PANOUNIAS (Panoniac), Micmac chief, whose death precipitated savage warfare between the Indians of Acadia and the Armouchiquois (Penobscots) of New England; d. 1607.
When Du Gua de Monts and Champlain, together with other Frenchmen and 20 sailors, embarked 18 June 1605 from Île Sainte-Croix to explore the coastal region inhabited by the Armouchiquois (Almouchiquois) in what is now the state of Maine, Panounias and his wife, an Armouchiquois, were engaged as interpreters and guides. This expedition continued south along the New England coast to the vicinity of Nauset Harbour, just below Cape Cod. But by 9 July, when the party met Onemechin (Olemechin), an Armouchiquois chief, on the Saco (Chouacoët) River, Panounias’ wife was no longer with them and her husband was unable to interpret many of Onemechin’s remarks without her. The expedition left for Île Sainte-Croix 25 July, arriving there 3 August.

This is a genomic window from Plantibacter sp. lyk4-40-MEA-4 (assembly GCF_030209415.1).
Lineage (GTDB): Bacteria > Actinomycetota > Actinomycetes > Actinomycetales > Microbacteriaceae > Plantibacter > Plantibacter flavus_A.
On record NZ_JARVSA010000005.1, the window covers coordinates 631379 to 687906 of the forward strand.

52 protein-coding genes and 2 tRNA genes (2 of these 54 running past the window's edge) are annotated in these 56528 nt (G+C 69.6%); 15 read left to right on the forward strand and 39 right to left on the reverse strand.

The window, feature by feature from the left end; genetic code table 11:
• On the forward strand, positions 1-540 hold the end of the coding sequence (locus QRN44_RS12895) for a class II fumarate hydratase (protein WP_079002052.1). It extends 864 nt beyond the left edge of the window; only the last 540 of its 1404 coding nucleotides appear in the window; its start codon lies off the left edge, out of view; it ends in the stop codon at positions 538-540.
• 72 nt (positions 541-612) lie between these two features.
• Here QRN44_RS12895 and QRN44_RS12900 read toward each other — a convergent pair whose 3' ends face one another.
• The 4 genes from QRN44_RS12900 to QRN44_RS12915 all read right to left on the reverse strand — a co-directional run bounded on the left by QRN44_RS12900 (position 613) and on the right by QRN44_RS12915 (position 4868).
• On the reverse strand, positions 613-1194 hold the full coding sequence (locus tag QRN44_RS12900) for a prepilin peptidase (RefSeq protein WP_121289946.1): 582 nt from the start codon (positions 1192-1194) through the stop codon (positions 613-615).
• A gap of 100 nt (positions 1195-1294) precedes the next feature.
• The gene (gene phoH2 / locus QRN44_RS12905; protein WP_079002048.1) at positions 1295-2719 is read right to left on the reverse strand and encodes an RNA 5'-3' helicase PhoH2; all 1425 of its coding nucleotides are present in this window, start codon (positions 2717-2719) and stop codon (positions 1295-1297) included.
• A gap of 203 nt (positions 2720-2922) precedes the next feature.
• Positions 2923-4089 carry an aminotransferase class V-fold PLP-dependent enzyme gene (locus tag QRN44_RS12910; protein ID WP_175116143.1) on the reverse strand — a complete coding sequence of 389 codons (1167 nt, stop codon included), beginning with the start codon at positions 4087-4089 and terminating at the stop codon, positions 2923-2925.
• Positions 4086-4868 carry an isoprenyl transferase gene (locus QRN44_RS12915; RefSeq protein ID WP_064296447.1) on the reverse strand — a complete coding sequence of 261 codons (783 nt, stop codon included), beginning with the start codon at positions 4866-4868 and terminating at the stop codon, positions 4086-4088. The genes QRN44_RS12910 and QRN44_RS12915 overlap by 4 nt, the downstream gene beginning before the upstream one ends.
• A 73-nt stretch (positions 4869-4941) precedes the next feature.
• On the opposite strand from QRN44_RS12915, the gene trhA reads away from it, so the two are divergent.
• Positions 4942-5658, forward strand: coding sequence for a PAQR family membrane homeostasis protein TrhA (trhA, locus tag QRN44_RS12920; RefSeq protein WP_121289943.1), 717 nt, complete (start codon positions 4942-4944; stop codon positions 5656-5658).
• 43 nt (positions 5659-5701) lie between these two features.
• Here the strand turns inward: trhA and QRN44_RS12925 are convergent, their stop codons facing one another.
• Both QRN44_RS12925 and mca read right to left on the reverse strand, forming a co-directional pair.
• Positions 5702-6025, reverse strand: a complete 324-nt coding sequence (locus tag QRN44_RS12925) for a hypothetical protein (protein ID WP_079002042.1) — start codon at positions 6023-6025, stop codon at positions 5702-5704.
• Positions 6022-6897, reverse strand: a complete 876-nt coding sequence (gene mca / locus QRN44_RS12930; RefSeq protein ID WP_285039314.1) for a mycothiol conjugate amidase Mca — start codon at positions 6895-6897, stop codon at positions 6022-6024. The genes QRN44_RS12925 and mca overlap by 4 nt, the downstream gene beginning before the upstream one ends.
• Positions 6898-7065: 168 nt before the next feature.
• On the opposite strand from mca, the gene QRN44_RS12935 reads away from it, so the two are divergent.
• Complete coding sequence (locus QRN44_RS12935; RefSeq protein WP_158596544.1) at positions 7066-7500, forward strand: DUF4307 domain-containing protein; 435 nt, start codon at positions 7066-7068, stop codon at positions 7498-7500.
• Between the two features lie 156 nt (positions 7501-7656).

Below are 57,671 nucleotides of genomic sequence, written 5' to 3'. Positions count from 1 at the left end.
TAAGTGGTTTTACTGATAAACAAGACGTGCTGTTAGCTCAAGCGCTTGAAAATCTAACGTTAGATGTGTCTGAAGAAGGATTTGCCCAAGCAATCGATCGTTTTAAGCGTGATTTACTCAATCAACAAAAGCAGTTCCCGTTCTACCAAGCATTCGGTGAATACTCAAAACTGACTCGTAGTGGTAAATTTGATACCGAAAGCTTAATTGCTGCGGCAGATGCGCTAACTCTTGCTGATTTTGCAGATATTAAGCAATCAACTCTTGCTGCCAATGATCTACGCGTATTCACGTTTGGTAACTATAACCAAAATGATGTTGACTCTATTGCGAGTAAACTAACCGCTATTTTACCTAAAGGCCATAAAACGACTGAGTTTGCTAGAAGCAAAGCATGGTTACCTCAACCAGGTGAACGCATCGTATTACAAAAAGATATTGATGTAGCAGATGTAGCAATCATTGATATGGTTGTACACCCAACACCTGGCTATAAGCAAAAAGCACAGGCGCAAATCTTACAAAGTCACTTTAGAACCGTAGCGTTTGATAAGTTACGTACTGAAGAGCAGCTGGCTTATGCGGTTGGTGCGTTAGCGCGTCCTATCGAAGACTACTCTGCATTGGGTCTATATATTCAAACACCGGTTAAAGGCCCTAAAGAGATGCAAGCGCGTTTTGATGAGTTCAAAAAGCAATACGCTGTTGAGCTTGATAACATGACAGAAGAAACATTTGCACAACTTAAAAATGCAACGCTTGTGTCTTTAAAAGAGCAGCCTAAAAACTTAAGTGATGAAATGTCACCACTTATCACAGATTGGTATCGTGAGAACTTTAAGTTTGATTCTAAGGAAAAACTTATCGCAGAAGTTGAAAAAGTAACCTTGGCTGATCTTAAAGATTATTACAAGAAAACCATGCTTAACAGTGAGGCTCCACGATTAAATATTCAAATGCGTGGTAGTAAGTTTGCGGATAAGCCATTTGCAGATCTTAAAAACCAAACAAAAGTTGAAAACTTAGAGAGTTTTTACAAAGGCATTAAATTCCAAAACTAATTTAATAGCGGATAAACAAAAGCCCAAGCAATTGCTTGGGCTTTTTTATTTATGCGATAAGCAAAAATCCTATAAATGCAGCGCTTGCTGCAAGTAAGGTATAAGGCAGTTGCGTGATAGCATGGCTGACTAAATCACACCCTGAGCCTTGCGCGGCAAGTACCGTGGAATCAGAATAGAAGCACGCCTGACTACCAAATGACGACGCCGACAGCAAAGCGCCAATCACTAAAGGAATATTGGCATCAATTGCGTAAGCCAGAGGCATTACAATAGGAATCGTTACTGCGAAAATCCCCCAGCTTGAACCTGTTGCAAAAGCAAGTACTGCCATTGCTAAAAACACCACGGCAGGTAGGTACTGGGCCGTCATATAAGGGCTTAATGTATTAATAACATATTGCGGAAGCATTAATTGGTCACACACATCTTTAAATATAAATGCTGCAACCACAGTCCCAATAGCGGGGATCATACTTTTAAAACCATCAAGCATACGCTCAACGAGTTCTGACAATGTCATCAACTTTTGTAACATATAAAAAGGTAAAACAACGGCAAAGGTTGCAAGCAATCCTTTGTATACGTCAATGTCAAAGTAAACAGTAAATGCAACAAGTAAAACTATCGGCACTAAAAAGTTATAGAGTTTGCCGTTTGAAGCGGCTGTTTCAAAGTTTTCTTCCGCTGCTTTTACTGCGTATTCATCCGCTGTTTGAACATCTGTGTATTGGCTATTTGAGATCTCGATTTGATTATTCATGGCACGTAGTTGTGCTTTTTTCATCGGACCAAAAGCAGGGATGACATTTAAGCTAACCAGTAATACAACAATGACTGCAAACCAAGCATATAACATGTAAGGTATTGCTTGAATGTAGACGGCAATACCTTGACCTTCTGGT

Two years later, the death of Panounias was the cause of the most serious recorded conflict between the Indians of Acadia and the Armouchiquois, who killed the Micmac chief near the Saco to avenge deaths of their own tribesmen and allies. Membertou rallied the Acadian tribes for a retaliatory raid against the Armouchiquois. Joining their allies the Etchemins (Malecites) at the Saint John River, the warriors, under the command of Membertou, travelled west to the Armouchiquois country, where they defeated their enemy. In the battle, Bessabes, the most renowned Armouchiquois sagamo, and many lesser chiefs, were slain.
Ouagimou, an Etchemin (Passamoquoddy) chief, brought the news of Panounias’s death, to the French and to Secoudon, the Etchemin chief who was with them at Port-Royal (Annapolis Royal, N.S.). There is some uncertainty as to the year of Panounias’s death but the historical evidence points to 1607 [see Champlain, Works (Biggar)].